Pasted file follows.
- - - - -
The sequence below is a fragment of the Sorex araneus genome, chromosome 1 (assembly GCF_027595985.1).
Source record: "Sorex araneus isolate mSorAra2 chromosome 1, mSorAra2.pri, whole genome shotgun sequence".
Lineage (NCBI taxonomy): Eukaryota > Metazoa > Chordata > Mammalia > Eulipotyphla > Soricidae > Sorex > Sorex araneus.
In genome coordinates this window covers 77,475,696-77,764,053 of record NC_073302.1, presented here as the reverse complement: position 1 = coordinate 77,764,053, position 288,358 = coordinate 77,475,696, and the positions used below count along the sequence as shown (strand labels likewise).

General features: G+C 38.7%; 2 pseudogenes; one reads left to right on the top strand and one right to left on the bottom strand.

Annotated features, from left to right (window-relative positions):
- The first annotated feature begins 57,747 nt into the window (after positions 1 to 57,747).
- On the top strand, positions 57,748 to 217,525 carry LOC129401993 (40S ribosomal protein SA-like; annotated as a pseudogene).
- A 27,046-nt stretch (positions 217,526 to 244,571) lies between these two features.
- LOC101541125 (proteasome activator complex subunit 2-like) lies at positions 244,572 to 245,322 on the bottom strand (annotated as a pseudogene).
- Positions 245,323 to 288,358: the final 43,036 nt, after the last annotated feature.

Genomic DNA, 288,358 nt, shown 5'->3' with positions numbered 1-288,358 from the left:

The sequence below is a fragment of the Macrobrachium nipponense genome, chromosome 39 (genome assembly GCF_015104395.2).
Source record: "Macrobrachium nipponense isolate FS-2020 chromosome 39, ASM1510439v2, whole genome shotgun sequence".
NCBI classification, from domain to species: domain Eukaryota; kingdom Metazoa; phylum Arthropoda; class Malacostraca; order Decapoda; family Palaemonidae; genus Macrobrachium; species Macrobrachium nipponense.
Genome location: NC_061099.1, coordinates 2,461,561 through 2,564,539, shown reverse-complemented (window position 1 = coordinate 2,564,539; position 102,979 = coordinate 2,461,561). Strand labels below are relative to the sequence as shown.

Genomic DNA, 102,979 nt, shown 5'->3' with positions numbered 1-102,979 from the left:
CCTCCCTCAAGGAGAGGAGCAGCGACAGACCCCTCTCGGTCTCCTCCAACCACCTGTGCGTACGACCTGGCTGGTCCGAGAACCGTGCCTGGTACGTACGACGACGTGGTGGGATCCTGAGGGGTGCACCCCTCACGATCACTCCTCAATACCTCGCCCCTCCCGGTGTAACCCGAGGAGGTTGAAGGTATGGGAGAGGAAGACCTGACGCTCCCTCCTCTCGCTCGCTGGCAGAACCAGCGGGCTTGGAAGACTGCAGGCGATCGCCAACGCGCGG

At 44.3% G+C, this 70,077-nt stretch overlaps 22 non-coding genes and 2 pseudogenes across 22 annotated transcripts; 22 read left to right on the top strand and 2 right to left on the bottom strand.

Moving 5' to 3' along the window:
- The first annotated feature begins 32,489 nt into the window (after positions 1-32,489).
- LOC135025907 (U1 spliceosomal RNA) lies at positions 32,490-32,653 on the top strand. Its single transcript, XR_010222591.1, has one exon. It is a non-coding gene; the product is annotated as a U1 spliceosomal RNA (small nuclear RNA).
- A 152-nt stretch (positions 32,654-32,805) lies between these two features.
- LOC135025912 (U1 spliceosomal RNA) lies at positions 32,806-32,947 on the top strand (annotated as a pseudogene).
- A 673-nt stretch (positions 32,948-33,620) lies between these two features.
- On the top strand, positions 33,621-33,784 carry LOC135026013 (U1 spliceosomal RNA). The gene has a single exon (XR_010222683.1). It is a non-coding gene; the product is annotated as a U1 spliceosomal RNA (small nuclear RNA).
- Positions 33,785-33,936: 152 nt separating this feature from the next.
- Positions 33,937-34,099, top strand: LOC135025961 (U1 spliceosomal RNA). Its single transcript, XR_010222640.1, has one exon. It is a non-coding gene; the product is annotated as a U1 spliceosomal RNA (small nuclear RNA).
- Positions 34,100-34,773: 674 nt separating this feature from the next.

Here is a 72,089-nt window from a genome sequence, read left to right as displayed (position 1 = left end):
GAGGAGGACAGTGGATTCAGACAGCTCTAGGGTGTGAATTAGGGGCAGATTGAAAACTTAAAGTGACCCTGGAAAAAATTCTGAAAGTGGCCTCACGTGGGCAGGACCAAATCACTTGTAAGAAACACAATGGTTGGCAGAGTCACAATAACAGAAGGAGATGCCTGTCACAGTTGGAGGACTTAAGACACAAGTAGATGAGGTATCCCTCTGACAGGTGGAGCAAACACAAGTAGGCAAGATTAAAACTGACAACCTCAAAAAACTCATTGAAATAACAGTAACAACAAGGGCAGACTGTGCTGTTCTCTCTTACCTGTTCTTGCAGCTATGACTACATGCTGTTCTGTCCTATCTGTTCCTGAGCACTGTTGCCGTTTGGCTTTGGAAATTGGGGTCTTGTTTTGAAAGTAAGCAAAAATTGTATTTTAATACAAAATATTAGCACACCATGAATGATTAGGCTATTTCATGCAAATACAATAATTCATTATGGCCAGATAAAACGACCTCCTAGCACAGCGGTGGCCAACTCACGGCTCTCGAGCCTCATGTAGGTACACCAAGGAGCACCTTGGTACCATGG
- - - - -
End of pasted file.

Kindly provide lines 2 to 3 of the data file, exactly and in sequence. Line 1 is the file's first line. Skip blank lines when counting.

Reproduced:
Source record: "Sorex araneus isolate mSorAra2 chromosome 1, mSorAra2.pri, whole genome shotgun sequence".
Lineage (NCBI taxonomy): Eukaryota > Metazoa > Chordata > Mammalia > Eulipotyphla > Soricidae > Sorex > Sorex araneus.